There is a distinct lack of women in the CIO role or top positions in IT overall. But let’s not end the year on too much of a negative; things are a great deal better than they were in the time of Ada Lovelace. That is not to avoid the issue, a great deal needs to be done to promote diversity in the serried ranks of the CIO community.
Ironically, the earliest period of the technology world owes a debt of thanks to women and Ada Lovelace in particular. In A Female Genius, How Ada Lovelace, Lord Byron’s daughter started the computer age author James Essinger adds a new chapter to his history charting the start up era of the computer. Essinger’s previous tome, Jacquard’s Web is a wonderful read, full of rich detail, yet pacy and will entice anyone to read the popular history of computing, without having to be a computer geek.
When A female genius landed on my desk I was excited to pick up where I had left off with Jacquard’s Web, but some of the detail and insight was missing. Upon reflection I doubt this is the fault of the author and more an indication of the period of time the historian is writing about, a time when women’s role was to be home makers and wives, not independent thinkers shaping the journey of computing. So I imagine there is less source material available to a historian.
Lovelace was a close friend and collaborator of Charles Babbage, as well as being daughter to poet Lord Byron and friend to Charles Dickens. Babbage comes across as a great thinker, but perhaps lacking in direction due to his wealthy up-bringing, Lovelace however is a women ahead of her times and relishes the use of her considerable intellect to push forward Babbage’s computing ideas. Lovelace had the makings of a great CIO and as Essinger quotes her saying:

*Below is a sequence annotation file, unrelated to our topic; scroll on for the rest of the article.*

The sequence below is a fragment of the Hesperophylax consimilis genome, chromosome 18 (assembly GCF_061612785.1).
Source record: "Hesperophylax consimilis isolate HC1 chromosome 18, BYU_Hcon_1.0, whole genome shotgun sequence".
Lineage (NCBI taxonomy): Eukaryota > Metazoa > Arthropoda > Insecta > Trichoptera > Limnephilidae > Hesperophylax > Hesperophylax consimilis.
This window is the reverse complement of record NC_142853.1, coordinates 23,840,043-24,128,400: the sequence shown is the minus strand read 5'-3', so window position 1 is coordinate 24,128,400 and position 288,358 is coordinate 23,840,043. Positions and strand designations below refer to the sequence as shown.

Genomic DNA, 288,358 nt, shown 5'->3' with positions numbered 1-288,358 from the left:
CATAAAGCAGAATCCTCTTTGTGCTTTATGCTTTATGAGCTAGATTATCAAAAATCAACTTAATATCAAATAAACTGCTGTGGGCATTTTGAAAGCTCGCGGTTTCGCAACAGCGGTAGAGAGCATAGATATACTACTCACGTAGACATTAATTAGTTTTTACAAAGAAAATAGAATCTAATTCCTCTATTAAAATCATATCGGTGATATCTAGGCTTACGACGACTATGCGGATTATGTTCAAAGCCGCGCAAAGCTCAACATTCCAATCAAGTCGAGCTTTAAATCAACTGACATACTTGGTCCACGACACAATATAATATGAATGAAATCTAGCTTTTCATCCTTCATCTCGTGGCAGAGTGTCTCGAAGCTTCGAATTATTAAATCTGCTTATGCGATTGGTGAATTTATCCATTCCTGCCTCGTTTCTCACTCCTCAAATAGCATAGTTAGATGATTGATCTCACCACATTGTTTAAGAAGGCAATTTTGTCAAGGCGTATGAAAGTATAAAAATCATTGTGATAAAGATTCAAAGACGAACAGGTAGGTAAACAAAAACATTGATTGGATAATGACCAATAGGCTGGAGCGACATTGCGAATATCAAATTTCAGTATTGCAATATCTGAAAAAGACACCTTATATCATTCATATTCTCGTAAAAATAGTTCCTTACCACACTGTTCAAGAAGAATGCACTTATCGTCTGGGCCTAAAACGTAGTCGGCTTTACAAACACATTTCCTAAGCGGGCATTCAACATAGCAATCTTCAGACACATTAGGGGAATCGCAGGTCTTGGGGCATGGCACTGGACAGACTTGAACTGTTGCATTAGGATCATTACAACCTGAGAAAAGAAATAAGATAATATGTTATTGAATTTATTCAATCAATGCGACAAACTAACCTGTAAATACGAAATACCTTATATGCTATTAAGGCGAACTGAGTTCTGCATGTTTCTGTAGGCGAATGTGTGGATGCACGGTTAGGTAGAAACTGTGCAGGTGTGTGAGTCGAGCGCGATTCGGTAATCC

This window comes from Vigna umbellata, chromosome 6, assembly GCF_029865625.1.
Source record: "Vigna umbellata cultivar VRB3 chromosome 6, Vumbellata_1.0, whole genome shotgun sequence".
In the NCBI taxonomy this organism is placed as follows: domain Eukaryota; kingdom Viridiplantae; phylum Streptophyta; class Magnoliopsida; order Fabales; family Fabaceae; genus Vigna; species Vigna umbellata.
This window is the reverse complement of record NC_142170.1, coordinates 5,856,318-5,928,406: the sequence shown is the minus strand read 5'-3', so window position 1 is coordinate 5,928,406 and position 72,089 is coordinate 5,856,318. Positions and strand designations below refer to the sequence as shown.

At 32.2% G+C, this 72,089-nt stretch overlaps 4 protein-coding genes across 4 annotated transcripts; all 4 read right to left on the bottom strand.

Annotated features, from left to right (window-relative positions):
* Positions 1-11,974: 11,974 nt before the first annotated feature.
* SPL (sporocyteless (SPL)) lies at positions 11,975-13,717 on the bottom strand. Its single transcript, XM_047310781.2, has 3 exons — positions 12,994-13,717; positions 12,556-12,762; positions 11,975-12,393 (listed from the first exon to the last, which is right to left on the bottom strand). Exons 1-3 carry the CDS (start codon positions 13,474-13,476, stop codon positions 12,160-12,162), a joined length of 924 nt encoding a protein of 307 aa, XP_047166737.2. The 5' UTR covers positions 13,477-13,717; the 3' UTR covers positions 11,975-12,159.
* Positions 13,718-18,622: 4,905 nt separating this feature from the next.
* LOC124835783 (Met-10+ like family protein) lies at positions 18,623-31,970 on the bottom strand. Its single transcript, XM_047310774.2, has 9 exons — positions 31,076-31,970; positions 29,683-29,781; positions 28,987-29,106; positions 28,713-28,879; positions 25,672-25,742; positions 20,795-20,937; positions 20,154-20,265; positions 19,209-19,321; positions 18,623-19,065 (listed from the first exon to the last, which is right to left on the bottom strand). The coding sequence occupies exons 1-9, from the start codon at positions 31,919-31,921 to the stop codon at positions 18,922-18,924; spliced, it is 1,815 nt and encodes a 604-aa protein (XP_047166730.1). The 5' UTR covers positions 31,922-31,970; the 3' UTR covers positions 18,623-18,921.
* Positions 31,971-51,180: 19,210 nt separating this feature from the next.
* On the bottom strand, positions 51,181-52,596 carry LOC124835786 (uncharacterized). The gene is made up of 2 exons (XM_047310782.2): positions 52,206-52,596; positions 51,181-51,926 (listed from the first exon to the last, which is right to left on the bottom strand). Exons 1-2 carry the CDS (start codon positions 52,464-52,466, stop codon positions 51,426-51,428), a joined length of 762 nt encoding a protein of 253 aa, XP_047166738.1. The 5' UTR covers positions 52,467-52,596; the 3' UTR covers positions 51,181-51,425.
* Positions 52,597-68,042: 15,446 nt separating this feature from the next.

“There is plenty of time, and if you lay a good and solid foundation, the superstructure will be easy, and delightful to build”.
Essinger isn’t looking to down play Babbage’s role in the early years of IT. The author rightfully asks the question all the way through the title, if Babbage had been more accepting of the contributions that Lovelace could have made would he have advanced further? Babbage saw how Jacquard’s punch card weaving loom invention could be used in information management. But Babbage’s brilliance in thought was failed by his poor communication skills and an inability to deliver, perhaps setting in train years of accusations of non-alignment between organisations and IT. If Lovelace and women had been given greater opportunities perhaps this issue would have been eradicated with the corset.
Essinger’s titles are always well research and he brings to life the history of the inventions that make up every day. Despite being weaker than his previous book, this is still an engaging read into the struggles women have and do face in IT.